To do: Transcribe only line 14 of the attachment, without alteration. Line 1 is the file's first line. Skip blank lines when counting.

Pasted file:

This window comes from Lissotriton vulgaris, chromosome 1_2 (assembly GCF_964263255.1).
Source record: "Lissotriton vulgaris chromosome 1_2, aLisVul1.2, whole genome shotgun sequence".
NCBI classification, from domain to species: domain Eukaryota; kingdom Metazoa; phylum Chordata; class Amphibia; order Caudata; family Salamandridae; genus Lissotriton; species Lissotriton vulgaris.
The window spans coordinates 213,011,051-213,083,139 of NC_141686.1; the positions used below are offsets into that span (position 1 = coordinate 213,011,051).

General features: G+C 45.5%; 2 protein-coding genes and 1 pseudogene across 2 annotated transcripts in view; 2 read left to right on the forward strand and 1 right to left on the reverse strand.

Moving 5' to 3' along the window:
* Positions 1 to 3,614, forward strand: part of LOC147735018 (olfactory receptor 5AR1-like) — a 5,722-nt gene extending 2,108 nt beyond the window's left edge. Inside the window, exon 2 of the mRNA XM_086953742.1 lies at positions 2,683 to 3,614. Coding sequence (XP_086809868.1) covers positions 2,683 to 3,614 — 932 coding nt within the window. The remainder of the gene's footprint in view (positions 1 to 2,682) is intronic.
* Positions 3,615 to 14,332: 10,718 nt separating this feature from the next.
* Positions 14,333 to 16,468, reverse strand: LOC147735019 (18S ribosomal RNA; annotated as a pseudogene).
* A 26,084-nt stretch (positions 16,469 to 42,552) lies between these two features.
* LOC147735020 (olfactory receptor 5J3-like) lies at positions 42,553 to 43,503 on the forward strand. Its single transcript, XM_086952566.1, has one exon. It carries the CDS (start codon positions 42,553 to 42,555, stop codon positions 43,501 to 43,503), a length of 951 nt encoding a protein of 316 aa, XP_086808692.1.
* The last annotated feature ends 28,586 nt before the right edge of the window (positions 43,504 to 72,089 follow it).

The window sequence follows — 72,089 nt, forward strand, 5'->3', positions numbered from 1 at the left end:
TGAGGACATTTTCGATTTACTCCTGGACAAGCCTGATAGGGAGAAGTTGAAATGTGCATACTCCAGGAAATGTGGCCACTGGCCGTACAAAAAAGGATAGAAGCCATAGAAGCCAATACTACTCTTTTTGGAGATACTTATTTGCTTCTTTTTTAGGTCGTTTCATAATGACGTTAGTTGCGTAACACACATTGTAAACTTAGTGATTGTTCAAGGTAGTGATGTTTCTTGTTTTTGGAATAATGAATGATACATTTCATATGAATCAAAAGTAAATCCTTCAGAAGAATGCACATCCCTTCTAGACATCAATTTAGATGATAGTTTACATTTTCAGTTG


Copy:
TGAGGACATTTTCGATTTACTCCTGGACAAGCCTGATAGGGAGAAGTTGAAATGTGCATACTCCAGGAAATGTGGCCACTGGCCGTACAAAAAAGGATAGAAGCCATAGAAGCCAATACTACTCTTTTTGGAGATACTTATTTGCTTCTTTTTTAGGTCGTTTCATAATGACGTTAGTTGCGTAACACACATTGTAAACTTAGTGATTGTTCAAGGTAGTGATGTTTCTTGTTTTTGGAATAATGAATGATACATTTCATATGAATCAAAAGTAAATCCTTCAGAAGAATGCACATCCCTTCTAGACATCAATTTAGATGATAGTTTACATTTTCAGTTG